Bonfires are a way of life in the summertime, but nobody said getting them going was all that easy. If you want to stay away from butane lighters, and there’s quite a few reasons why you might want to consider doing so, we’ve got the best guide to types of fire starters you can use to find something a bit more natural. (And in many cases, more reliable!)
A Guide to Types of Fire Starters: How and When to Use Them
Here we’ll explore a bunch of different types of fire starters to suit your needs around the yard, whether it be starting a charcoal BBQ, getting a bonfire going or just making quick work of some lawn trimmings. First things first, I’ll start off by saying if you’re someone who’s a little bit dubious about butane lighters, you’re totally not alone on that one.
Besides the fact that they smell, they’re a bit of a liability too. As someone with kids, I can tell you that keeping on top of all of the dangerous fire-starting apparatuses around the house is a task all on its own!
Leaving a plastic shell with lighter fluid lying around just isn’t my style, but thankfully there’s a wealth of fire starter options out there to choose from. The question is which one, and when should I use it?
Using cardboard smells gross, and isn’t good for you or the environment. Paper on the other hand, burns up too quickly and produces a lot of irritating smoke. These firestarters help make a spark quickly, so you don’t have to toil around with lawn trimmings or newspaper to get your fire started.
Different Types of Fire Starters
These are the best types of fire starters to use for each occasion. We’ll break each one down, give instructions and a little background of how they work, and how to use them! These are the best alternatives to using lighter fluid or butane to start a bonfire, or BBQ with ease.
- Small, compact short-duration fuel source
- Will light when wet/damp
- Safe for lighting cooking fuel
- Burns for approx 6 minutes
- Doesn’t impart a flavor on food that cooks over it
- Great for camping
Easy to keep on hand, these little sawdust tablets are ideal for getting a flame going quickly. In fact, it’s almost a fool-proof method for getting a fire going. Even if you’re not much of an outdoorsy person, you’ll find these make quick work of starting a bonfire or even charcoal.
How to use Sawdust as a Fire Starter
Apply a flame directly to these tablets by using matches, but make sure you’ve placed them exactly where you want them, first! Sawdust is incredibly flammable, and the wax mixed in allows these to burn slowly so they can help charcoal or kindling burn before they go out.
- Doesn’t require matches
- Perfect for bonfires
- Ideal as a backup emergency fire starter
We couldn’t compile a guide to types of fire starters without talking about fatwood sticks! These compact and miraculous sticks burn long and hot, making them ideal for getting a bit of kindling going, which will make starting a log fire easy.
How to Make a Fire with Fatwood Sticks
There’s three elements to starting a fire with these sticks. These are jute, fatwood and fatwood chips. Combined, they’ll create a simple system for creating the beginnings of a bonfire. First, pile a large coin-sized amount of fatwood chips, and stack a couple of pieces of fatwoof on top of that. Next, add a little bit of wax coated jute string, and apply a small flame via a match or tinder kit. Once it’s aflame, place several more pieces of fatwood around it, and carefully stack kindling on top, before placing several pieces of wood.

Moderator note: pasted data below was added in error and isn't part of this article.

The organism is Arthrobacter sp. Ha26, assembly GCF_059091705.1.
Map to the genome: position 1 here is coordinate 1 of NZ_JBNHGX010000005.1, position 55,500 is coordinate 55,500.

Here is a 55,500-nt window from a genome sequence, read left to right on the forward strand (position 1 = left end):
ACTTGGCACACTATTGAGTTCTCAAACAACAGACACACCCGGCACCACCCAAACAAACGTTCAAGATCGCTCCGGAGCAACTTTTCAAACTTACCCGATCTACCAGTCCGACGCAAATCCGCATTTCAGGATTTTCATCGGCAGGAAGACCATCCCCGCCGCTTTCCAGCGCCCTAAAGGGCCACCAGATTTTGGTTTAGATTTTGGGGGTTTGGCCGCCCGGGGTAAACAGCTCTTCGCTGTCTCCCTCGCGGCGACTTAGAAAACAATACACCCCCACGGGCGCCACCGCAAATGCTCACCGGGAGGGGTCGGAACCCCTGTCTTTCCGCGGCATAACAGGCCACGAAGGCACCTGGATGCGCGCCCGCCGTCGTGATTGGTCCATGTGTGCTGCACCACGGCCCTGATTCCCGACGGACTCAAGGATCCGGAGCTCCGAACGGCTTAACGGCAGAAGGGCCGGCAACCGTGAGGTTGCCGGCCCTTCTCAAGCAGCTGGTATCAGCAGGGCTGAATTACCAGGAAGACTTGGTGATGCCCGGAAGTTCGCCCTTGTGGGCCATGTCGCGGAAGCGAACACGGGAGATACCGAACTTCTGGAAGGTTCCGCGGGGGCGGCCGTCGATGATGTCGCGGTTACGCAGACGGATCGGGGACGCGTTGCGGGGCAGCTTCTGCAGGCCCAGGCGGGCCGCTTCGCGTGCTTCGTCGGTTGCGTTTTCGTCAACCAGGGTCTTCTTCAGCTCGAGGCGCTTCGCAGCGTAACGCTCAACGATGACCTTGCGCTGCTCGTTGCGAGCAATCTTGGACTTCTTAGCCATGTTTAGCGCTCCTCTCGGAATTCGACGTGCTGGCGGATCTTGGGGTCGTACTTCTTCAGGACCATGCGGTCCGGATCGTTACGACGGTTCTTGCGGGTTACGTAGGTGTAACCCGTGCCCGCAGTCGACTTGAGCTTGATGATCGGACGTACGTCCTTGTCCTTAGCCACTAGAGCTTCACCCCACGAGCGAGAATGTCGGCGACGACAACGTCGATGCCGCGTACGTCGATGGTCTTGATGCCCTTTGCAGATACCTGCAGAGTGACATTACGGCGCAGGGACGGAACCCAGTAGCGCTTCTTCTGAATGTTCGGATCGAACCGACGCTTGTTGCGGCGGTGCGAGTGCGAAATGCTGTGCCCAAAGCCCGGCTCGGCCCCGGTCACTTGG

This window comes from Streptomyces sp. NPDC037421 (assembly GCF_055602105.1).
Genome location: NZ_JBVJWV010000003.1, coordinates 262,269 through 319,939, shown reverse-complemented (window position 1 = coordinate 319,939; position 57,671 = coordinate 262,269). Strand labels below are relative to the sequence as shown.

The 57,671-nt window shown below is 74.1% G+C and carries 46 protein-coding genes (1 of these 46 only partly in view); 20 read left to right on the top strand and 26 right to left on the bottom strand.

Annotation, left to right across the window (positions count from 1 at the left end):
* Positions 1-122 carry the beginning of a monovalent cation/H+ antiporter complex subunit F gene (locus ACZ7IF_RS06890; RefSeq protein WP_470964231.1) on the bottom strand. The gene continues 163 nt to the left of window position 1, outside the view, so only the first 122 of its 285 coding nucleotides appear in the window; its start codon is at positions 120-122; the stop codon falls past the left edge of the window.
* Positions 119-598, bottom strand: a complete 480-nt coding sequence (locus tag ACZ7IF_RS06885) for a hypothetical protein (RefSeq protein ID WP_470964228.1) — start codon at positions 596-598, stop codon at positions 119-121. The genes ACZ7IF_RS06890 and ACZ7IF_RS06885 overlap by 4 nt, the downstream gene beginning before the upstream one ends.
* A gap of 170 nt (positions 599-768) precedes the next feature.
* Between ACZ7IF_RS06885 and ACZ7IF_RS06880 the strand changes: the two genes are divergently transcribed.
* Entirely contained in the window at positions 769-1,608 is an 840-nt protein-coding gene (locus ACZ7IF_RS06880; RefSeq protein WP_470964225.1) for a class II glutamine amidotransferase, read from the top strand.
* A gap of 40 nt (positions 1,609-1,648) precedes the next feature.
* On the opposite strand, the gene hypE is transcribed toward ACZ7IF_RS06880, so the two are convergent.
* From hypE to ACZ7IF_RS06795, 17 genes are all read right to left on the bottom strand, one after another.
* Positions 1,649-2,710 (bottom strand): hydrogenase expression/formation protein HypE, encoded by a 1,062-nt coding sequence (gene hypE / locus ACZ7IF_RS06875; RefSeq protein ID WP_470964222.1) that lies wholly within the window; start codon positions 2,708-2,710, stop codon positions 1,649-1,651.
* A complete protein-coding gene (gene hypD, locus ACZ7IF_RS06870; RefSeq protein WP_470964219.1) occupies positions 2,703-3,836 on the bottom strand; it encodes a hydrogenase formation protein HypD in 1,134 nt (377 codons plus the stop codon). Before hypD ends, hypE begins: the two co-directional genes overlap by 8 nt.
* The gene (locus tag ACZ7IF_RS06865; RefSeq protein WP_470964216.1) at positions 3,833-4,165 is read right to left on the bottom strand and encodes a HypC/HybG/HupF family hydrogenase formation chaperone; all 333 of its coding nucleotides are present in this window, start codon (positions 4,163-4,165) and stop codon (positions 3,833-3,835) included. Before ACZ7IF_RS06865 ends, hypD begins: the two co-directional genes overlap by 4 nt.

- Best firestarter for bushcraft
- Incredibly easy to use
- Works wet or dry
- Very small and compact
- Great backup firestarter
- Lasts for 20,000 strikes
If you really want to go full Flintstones, we’ve got you covered! This is the most reliable ‘flint and steel’ style method of lighting a fire, and it comes highly recommended. Whether you’re camping, lighting a fire in the backyard the old fashioned way, or never want to be without a reliable source of fire, this is an ideal choice. Besides the fact that it’s incredibly portable, it’s also specially designed to give you the most kick. A lot of ferro sticks out there give off a piddly spark that’s hardly worth your time. This hexagon shaped design produces a large spark and flame for starting bonfires.
How to use a Ferro Stick to Light a Fire
- Firmly grasp the ferro stick, pointing downwards towards a small pile of dry kindling.
- Hold the striker in your thumb and index finger at the top of the stick.
- In one quick motion, firmly press down on the ferro stick and slide the striker all the way to the end so it will ‘click’ as it sharply slides off the end of the stick. This will send hot ferrocerium onto your kindling, (a molten, almost liquid fire looking substance).
- Repeat until you have a small flame, and carefully build up your kindling into a full blown flame.
- All-Natural wood shaving bundles
- 60 per bag
- Ideal for lighting charcoal BBQs
- Safe for cooking food over
- Won’t produce any toxic smells
These small bundles are ideal for making a clean fire that will burn long and hot! They look like small tumbleweeds, but they pack a decent burn time and temperature. In fact, these are perfectly suitable for starting a charcoal BBQ!
How to use a Charcoal Fire Starter to Start a BBQ
First, place them amongst your pieces of charcoal, and then simply light with a match. They should take quickly, and they pack enough heat to get your charcoal started fairly easily. These starters are a perfect alternative to using lighter fluid to start a charcoal BBQ.
Thanks for checking out our guide to types of fire starters, and how to use them! These all make great alternatives to lighters, lighter fluid, butane and of course gasoline. For a natural lighting method, you could do a lot worse than using something that won’t impart funny or noxious flavors on your food. All while avoiding excessive smoke in the process!
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